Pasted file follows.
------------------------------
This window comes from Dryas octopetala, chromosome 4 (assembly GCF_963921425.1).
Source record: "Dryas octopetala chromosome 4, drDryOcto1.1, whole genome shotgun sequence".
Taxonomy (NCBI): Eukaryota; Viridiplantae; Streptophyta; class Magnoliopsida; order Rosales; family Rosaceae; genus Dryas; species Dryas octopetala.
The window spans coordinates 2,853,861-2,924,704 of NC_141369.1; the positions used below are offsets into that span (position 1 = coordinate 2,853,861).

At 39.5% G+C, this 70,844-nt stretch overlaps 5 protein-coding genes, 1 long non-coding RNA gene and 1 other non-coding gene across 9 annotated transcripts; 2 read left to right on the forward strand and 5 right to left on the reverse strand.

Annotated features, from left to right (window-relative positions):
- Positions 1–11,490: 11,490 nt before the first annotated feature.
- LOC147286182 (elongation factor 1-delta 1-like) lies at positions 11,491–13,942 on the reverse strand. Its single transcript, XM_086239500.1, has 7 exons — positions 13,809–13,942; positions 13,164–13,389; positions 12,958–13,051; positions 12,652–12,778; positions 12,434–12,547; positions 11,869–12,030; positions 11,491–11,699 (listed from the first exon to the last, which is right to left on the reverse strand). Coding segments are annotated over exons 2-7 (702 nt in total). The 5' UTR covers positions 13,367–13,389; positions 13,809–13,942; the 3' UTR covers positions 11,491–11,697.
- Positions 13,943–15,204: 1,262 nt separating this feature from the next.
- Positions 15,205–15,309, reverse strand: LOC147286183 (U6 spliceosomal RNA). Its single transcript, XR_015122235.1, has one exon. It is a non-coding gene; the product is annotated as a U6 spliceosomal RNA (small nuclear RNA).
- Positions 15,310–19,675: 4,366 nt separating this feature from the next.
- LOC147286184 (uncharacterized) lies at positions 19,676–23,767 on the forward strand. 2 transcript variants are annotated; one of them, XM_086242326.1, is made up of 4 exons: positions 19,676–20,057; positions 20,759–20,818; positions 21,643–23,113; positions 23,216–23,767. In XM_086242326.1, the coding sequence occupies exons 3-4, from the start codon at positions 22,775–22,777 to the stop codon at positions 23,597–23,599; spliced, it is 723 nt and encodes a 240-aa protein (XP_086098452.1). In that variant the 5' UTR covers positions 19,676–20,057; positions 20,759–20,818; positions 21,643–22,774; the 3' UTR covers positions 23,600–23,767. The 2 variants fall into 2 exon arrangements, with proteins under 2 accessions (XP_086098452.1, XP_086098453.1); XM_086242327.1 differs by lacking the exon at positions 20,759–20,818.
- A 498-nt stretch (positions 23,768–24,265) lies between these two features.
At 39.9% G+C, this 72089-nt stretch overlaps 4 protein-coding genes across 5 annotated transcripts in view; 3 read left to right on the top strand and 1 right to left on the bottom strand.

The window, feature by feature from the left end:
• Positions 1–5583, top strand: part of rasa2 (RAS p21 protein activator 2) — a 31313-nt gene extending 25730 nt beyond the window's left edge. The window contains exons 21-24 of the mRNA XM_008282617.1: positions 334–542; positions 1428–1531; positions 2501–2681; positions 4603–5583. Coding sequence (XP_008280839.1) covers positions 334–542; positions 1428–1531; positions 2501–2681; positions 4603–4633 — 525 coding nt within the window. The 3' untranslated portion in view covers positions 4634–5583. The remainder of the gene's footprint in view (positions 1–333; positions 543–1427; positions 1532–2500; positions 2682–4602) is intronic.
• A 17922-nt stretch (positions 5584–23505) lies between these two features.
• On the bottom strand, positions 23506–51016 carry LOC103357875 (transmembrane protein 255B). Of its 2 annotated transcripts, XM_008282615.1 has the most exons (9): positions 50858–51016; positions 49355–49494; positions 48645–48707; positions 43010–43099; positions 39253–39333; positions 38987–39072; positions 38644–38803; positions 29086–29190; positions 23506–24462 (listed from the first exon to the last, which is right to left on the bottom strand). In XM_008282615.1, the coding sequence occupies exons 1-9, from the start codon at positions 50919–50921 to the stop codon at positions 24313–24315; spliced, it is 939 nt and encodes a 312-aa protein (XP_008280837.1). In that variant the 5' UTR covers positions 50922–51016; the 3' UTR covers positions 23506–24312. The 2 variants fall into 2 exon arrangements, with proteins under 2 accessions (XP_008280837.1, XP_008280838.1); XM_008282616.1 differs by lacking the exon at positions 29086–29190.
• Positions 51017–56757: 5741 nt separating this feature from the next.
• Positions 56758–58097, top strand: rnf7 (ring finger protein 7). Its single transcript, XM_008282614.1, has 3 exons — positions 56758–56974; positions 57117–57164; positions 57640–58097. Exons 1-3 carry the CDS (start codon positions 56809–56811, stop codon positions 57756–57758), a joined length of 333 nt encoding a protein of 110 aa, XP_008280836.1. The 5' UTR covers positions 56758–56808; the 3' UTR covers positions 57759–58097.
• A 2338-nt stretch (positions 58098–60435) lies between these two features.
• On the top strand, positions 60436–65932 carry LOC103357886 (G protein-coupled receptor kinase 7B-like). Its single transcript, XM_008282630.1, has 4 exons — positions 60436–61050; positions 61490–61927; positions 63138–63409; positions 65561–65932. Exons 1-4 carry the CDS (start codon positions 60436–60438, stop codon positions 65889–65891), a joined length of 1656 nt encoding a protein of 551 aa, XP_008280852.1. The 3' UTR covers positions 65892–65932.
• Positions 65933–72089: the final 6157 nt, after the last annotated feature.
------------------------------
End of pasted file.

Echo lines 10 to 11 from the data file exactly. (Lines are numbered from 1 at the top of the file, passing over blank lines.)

- Positions 15,205–15,309, reverse strand: LOC147286183 (U6 spliceosomal RNA). Its single transcript, XR_015122235.1, has one exon. It is a non-coding gene; the product is annotated as a U6 spliceosomal RNA (small nuclear RNA).
- Positions 15,310–19,675: 4,366 nt separating this feature from the next.